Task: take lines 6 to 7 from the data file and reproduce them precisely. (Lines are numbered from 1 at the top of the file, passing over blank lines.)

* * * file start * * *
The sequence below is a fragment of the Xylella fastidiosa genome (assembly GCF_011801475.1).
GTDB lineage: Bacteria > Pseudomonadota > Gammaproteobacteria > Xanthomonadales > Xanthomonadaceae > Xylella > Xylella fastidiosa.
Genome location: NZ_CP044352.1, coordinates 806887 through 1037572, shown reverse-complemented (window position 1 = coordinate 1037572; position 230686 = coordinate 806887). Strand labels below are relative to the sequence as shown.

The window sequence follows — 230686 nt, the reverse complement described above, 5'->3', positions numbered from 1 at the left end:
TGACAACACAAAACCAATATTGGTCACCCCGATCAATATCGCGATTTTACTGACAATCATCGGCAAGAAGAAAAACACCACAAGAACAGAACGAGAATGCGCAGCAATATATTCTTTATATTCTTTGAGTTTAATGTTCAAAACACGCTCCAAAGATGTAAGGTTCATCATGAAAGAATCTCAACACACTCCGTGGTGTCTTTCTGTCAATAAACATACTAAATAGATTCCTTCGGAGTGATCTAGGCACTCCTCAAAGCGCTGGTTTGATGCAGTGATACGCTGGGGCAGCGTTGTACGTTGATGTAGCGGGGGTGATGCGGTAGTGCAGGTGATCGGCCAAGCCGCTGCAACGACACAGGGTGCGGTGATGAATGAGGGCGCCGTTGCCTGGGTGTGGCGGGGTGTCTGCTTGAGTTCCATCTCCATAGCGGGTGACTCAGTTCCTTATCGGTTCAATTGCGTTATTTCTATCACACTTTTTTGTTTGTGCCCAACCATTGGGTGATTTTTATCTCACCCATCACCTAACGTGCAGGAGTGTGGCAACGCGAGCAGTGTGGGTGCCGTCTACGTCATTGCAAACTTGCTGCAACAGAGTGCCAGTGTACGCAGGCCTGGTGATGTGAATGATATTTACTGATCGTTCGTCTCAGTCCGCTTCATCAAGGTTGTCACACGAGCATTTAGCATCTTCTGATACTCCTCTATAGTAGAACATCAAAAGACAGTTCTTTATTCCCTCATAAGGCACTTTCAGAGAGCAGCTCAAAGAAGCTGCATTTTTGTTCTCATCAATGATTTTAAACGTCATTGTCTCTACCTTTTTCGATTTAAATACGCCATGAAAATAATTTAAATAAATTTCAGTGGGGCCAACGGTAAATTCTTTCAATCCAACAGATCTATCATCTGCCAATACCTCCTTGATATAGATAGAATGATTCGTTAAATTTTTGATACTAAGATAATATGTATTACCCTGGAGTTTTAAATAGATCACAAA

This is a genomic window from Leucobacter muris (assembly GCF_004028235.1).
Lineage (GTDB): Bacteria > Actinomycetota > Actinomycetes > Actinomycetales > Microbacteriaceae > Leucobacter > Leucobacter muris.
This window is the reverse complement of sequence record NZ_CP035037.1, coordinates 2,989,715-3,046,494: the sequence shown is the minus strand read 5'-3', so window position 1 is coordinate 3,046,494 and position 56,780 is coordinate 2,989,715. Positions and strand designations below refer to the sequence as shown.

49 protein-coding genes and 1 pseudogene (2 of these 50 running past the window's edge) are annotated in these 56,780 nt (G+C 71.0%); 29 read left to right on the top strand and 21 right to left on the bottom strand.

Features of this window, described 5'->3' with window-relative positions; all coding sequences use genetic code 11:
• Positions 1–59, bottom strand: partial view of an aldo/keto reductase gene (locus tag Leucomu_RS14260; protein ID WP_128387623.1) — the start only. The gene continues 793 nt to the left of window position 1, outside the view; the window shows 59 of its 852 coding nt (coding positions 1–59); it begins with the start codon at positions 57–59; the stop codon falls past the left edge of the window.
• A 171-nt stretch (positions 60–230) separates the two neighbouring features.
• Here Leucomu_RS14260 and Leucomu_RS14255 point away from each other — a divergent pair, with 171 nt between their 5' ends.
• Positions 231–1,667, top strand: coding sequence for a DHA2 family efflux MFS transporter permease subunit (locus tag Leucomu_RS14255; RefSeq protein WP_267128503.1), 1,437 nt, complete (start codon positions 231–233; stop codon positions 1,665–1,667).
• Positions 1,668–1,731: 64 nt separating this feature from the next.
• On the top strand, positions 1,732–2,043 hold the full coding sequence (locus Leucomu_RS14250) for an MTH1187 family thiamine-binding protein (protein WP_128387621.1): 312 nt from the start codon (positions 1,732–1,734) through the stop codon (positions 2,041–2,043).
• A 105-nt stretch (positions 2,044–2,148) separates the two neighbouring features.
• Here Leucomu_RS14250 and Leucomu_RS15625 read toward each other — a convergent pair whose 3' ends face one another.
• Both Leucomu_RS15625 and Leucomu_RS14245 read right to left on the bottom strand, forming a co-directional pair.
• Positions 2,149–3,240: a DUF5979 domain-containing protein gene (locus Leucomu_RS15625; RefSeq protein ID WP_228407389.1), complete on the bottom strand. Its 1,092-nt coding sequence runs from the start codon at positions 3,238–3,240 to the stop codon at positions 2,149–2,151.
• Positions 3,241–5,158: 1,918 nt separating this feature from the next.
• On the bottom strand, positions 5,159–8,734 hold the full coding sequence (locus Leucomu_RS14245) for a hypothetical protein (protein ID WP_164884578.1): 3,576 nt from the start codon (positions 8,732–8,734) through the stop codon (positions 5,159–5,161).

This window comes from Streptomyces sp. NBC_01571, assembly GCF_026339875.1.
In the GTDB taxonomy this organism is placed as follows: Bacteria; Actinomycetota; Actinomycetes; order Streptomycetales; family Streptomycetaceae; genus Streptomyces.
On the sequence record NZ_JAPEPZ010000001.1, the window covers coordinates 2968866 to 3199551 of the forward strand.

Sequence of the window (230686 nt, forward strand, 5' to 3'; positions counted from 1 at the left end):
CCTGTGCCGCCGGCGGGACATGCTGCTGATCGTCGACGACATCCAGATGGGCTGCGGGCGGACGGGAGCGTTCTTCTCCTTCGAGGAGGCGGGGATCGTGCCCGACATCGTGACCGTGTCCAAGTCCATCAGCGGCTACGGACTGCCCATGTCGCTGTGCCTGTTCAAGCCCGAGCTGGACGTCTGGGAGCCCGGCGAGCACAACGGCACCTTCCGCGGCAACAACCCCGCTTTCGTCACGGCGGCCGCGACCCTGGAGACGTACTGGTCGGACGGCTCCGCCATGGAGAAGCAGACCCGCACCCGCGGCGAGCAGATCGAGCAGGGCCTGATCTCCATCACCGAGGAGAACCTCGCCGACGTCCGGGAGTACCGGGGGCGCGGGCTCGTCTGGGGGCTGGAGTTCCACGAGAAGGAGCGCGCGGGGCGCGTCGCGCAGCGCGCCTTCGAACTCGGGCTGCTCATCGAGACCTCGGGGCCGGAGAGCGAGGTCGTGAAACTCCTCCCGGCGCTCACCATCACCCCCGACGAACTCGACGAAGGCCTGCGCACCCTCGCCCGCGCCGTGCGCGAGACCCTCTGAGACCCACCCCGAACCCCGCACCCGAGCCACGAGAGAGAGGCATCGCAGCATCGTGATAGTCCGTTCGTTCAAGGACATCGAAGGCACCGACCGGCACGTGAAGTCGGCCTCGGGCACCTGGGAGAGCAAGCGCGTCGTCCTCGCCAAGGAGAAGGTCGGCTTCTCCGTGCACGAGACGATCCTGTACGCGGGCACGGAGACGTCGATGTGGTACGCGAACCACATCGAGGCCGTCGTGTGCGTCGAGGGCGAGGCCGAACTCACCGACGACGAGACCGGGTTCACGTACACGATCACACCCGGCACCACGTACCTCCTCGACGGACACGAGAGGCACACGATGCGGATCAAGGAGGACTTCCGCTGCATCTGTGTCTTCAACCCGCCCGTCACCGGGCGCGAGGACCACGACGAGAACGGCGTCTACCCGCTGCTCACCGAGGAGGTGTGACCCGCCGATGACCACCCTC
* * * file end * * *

This is a genomic window from Leucobacter muris (assembly GCF_004028235.1).
Lineage (GTDB): Bacteria > Actinomycetota > Actinomycetes > Actinomycetales > Microbacteriaceae > Leucobacter > Leucobacter muris.